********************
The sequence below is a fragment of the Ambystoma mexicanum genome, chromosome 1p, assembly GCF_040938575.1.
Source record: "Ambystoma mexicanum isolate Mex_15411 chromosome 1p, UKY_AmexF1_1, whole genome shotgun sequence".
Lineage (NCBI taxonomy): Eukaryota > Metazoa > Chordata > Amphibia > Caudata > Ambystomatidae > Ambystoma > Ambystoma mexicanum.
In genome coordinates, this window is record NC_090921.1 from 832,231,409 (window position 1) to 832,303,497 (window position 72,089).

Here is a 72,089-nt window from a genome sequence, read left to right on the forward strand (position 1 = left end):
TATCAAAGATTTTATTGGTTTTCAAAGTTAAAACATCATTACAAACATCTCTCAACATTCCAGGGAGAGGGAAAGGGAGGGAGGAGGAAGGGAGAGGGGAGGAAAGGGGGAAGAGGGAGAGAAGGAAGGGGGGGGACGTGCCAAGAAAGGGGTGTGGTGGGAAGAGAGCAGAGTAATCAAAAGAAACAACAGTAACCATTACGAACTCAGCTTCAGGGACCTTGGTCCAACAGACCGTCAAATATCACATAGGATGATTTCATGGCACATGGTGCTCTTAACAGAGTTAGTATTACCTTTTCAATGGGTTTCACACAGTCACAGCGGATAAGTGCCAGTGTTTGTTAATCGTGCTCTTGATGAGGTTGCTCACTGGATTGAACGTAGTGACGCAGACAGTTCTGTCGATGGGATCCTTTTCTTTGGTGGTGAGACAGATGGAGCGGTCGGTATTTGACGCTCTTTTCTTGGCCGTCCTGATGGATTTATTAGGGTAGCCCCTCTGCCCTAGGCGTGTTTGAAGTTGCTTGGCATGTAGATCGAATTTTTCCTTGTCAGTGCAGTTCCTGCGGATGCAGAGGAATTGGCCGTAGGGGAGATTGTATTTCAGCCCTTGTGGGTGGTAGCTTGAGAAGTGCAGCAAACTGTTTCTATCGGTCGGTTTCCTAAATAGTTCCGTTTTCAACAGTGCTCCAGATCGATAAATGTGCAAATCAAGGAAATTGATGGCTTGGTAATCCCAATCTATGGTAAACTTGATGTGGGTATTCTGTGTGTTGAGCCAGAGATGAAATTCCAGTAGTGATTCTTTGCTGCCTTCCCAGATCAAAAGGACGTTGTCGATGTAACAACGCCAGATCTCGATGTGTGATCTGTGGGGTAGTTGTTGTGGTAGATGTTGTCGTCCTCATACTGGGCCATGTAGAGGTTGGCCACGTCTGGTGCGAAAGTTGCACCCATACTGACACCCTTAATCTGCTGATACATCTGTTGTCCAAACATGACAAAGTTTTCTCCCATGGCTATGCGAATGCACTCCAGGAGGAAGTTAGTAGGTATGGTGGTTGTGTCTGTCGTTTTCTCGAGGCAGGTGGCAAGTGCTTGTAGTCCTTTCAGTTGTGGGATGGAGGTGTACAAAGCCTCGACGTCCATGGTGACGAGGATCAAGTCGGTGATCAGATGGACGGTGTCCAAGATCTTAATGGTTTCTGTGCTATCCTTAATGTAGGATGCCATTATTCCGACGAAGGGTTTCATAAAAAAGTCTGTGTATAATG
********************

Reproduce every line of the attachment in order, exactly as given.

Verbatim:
The sequence below is a fragment of the Ambystoma mexicanum genome, chromosome 1p, assembly GCF_040938575.1.
Source record: "Ambystoma mexicanum isolate Mex_15411 chromosome 1p, UKY_AmexF1_1, whole genome shotgun sequence".
Lineage (NCBI taxonomy): Eukaryota > Metazoa > Chordata > Amphibia > Caudata > Ambystomatidae > Ambystoma > Ambystoma mexicanum.
In genome coordinates, this window is record NC_090921.1 from 832,231,409 (window position 1) to 832,303,497 (window position 72,089).

Here is a 72,089-nt window from a genome sequence, read left to right on the forward strand (position 1 = left end):
TATCAAAGATTTTATTGGTTTTCAAAGTTAAAACATCATTACAAACATCTCTCAACATTCCAGGGAGAGGGAAAGGGAGGGAGGAGGAAGGGAGAGGGGAGGAAAGGGGGAAGAGGGAGAGAAGGAAGGGGGGGGACGTGCCAAGAAAGGGGTGTGGTGGGAAGAGAGCAGAGTAATCAAAAGAAACAACAGTAACCATTACGAACTCAGCTTCAGGGACCTTGGTCCAACAGACCGTCAAATATCACATAGGATGATTTCATGGCACATGGTGCTCTTAACAGAGTTAGTATTACCTTTTCAATGGGTTTCACACAGTCACAGCGGATAAGTGCCAGTGTTTGTTAATCGTGCTCTTGATGAGGTTGCTCACTGGATTGAACGTAGTGACGCAGACAGTTCTGTCGATGGGATCCTTTTCTTTGGTGGTGAGACAGATGGAGCGGTCGGTATTTGACGCTCTTTTCTTGGCCGTCCTGATGGATTTATTAGGGTAGCCCCTCTGCCCTAGGCGTGTTTGAAGTTGCTTGGCATGTAGATCGAATTTTTCCTTGTCAGTGCAGTTCCTGCGGATGCAGAGGAATTGGCCGTAGGGGAGATTGTATTTCAGCCCTTGTGGGTGGTAGCTTGAGAAGTGCAGCAAACTGTTTCTATCGGTCGGTTTCCTAAATAGTTCCGTTTTCAACAGTGCTCCAGATCGATAAATGTGCAAATCAAGGAAATTGATGGCTTGGTAATCCCAATCTATGGTAAACTTGATGTGGGTATTCTGTGTGTTGAGCCAGAGATGAAATTCCAGTAGTGATTCTTTGCTGCCTTCCCAGATCAAAAGGACGTTGTCGATGTAACAACGCCAGATCTCGATGTGTGATCTGTGGGGTAGTTGTTGTGGTAGATGTTGTCGTCCTCATACTGGGCCATGTAGAGGTTGGCCACGTCTGGTGCGAAAGTTGCACCCATACTGACACCCTTAATCTGCTGATACATCTGTTGTCCAAACATGACAAAGTTTTCTCCCATGGCTATGCGAATGCACTCCAGGAGGAAGTTAGTAGGTATGGTGGTTGTGTCTGTCGTTTTCTCGAGGCAGGTGGCAAGTGCTTGTAGTCCTTTCAGTTGTGGGATGGAGGTGTACAAAGCCTCGACGTCCATGGTGACGAGGATCAAGTCGGTGATCAGATGGACGGTGTCCAAGATCTTAATGGTTTCTGTGCTATCCTTAATGTAGGATGCCATTATTCCGACGAAGGGTTTCATAAAAAAGTCTGTGTATAATG